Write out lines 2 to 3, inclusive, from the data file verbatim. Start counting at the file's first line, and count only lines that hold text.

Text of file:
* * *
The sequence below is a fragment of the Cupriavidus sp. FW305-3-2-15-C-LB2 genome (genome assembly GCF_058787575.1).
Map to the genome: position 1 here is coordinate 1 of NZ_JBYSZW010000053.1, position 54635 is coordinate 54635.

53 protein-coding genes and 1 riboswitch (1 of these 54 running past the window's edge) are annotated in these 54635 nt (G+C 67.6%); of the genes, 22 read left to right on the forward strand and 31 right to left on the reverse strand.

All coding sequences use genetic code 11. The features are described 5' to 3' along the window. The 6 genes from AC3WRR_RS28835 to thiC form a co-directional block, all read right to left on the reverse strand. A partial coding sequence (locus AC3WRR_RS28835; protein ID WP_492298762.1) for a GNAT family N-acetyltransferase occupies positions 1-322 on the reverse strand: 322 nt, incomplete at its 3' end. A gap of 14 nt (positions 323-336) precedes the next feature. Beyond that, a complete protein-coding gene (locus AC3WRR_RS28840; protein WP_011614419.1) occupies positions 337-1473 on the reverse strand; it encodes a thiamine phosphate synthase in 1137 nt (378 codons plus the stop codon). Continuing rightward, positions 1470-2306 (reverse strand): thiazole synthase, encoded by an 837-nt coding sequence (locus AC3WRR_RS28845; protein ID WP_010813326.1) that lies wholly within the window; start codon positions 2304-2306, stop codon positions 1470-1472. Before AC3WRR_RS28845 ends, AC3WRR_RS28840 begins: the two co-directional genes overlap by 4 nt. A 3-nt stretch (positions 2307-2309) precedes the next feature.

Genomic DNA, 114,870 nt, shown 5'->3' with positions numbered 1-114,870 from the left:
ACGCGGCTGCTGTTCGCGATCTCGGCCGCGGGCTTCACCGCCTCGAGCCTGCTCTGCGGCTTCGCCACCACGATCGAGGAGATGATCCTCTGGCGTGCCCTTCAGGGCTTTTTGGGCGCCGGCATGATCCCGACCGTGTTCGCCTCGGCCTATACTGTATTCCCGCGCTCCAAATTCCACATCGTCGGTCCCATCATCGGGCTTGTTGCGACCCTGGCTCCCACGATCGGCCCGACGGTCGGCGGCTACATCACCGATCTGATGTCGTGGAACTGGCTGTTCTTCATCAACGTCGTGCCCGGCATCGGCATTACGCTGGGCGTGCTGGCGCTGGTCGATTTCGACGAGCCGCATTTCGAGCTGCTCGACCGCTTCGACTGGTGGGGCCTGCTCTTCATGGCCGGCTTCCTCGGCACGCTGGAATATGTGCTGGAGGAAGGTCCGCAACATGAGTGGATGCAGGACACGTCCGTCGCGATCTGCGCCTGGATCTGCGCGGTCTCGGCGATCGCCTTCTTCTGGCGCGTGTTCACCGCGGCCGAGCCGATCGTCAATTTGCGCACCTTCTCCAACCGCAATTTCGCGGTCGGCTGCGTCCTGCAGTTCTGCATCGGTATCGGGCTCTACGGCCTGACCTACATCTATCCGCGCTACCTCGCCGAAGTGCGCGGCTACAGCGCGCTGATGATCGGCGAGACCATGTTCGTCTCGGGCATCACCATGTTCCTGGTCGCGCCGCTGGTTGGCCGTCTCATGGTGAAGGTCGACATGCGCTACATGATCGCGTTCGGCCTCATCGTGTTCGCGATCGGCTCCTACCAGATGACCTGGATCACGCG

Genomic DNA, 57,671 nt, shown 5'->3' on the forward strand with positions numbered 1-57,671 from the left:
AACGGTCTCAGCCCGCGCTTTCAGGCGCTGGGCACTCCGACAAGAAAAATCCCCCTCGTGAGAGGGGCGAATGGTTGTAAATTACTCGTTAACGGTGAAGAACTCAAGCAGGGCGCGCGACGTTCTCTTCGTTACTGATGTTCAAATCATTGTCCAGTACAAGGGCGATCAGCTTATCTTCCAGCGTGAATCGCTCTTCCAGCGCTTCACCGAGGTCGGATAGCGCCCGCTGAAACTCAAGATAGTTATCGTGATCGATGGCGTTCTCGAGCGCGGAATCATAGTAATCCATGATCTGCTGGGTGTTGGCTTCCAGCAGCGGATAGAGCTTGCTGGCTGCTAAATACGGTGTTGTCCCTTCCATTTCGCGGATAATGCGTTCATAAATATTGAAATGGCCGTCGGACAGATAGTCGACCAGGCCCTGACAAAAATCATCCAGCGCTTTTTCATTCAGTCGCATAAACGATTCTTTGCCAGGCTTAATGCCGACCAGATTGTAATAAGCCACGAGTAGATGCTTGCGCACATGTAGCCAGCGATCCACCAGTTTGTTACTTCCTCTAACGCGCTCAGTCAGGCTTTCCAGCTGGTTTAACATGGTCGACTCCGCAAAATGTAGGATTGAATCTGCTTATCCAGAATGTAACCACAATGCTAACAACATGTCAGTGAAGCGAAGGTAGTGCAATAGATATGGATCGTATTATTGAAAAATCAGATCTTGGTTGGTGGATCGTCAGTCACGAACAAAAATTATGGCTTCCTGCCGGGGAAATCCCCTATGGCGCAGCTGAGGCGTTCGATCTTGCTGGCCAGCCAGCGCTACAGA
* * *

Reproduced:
Map to the genome: position 1 here is coordinate 1 of NZ_JBYSZW010000053.1, position 54635 is coordinate 54635.

53 protein-coding genes and 1 riboswitch (1 of these 54 running past the window's edge) are annotated in these 54635 nt (G+C 67.6%); of the genes, 22 read left to right on the forward strand and 31 right to left on the reverse strand.